Polaroid – Back in the 1960s…
Imagine you are living in the 1960s and you want to take a photo. As you know, you are going to take a few photos, put the film in the mail or drop it off at your local photo lab and wait. Suppose, you don’t want to wait for the film to be sent out and developed… So, you pull out your new Polaroid Land Camera with Instant Picture Development.
This is one of my more favorite cameras to operate. The camera has a film pack inside. This film pack also includes the developing solution in little pockets. When you pull out the film and print sandwich the chemicals develop the print. Polaroid stopped making film and went under a few years ago. However, FujiFilm still makes the FP-100c color film packet for this camera, which you can buy on Amazon. Each photo is about 90¢. To take a photo, there are 4-ish steps…
Open the camera and find something to take a photo of…
When you look through the viewfinder, you will see these little arrows and diamonds to tell you where the edges of the picture will be. Move the two levers to set the arrow to the approximate distance of the item. The levers are right where your index fingers will be, good product design!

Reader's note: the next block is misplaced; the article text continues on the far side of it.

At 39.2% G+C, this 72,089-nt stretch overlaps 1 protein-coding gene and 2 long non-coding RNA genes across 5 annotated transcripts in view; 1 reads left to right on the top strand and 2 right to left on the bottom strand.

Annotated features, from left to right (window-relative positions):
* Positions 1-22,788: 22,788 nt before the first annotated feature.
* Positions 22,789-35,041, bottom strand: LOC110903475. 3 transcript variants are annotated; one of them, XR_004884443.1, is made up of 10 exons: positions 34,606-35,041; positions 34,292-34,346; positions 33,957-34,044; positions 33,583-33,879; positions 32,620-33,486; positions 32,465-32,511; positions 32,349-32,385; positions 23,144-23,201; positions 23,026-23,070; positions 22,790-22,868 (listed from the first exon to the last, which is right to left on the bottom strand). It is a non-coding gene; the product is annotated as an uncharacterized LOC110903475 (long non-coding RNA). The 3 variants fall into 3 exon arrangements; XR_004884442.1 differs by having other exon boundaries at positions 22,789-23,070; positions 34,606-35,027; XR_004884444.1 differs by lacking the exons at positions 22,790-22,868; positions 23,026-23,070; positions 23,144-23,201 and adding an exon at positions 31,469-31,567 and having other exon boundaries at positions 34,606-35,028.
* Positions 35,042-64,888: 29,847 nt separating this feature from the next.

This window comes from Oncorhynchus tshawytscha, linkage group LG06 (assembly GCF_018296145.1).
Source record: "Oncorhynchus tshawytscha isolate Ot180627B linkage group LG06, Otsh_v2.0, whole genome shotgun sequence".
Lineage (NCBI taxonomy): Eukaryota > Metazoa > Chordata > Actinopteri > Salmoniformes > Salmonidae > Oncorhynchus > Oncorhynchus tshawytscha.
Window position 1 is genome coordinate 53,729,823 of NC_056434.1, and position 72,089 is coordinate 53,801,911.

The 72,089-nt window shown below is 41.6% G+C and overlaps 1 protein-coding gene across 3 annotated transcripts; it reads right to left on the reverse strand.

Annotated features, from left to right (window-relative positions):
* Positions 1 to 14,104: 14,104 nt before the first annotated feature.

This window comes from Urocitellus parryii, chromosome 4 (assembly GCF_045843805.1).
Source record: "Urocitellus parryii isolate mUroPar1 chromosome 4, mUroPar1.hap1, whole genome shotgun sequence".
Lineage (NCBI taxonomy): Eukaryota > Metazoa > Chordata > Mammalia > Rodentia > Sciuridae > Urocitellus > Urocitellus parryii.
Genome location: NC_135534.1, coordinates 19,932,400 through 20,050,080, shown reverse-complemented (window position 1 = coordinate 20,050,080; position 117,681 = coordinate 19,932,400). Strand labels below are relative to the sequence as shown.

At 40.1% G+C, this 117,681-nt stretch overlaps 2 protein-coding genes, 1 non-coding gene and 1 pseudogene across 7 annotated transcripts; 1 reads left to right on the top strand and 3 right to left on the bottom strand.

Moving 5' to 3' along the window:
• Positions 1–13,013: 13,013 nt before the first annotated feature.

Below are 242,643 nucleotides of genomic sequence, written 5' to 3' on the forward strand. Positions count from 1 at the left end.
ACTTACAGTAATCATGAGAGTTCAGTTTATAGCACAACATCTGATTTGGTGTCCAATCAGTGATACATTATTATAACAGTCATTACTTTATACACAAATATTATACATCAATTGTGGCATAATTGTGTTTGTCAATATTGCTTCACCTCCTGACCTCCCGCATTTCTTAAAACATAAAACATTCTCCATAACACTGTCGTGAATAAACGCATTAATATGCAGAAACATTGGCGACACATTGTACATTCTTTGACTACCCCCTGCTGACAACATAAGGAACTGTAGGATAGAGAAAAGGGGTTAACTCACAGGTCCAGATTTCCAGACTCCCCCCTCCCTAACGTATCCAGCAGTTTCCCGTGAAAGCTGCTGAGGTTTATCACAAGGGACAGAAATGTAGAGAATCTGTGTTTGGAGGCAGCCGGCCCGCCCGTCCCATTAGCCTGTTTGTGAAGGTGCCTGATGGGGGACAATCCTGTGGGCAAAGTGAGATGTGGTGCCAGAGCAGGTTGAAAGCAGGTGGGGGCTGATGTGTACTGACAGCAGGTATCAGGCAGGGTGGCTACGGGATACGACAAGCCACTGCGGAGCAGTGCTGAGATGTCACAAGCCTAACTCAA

Adjust your scene. Click the shutter button. The internal battery and electronic shutter will attempt to correct for sunlight. If not, there is a manual aperture adjustment on the lens.
Now, the fun part. There is this little white tab on the right of the camera, in front of a small trap door. Pull the tab. Slow, smooth, with force. Don’t Yank On It.
This smaller tab will cause the door to open and another larger tab will come out from the door. In a single, smooth motion, pull out the larger tab. The big tab is the one that applies the chemicals to your photo and moves out the print. It is attached to the paper that will drag out the negative and the print.
Now, you wait. There is instructions printed on the tab (see the words in red) that tell you wait a few minutes for the print to develop. You will adjust the time to wait based on the temperature… The biggest mistake is not waiting long enough… Then peel off the print from the paper and chemicals. Discard the chemical covered negative.
Don’t touch the print for a few minutes. It needs to dry.
DONE! Instant photo.
The thing that I like the most is the color. These photos tend to be very saturated. Deep blacks with minimal detail in the shadow and vibrant colors that almost pop off the page. They always have a clean look that captures the colors almost perfectly (something that digital has difficulty doing). The photos are shiny… high gloss.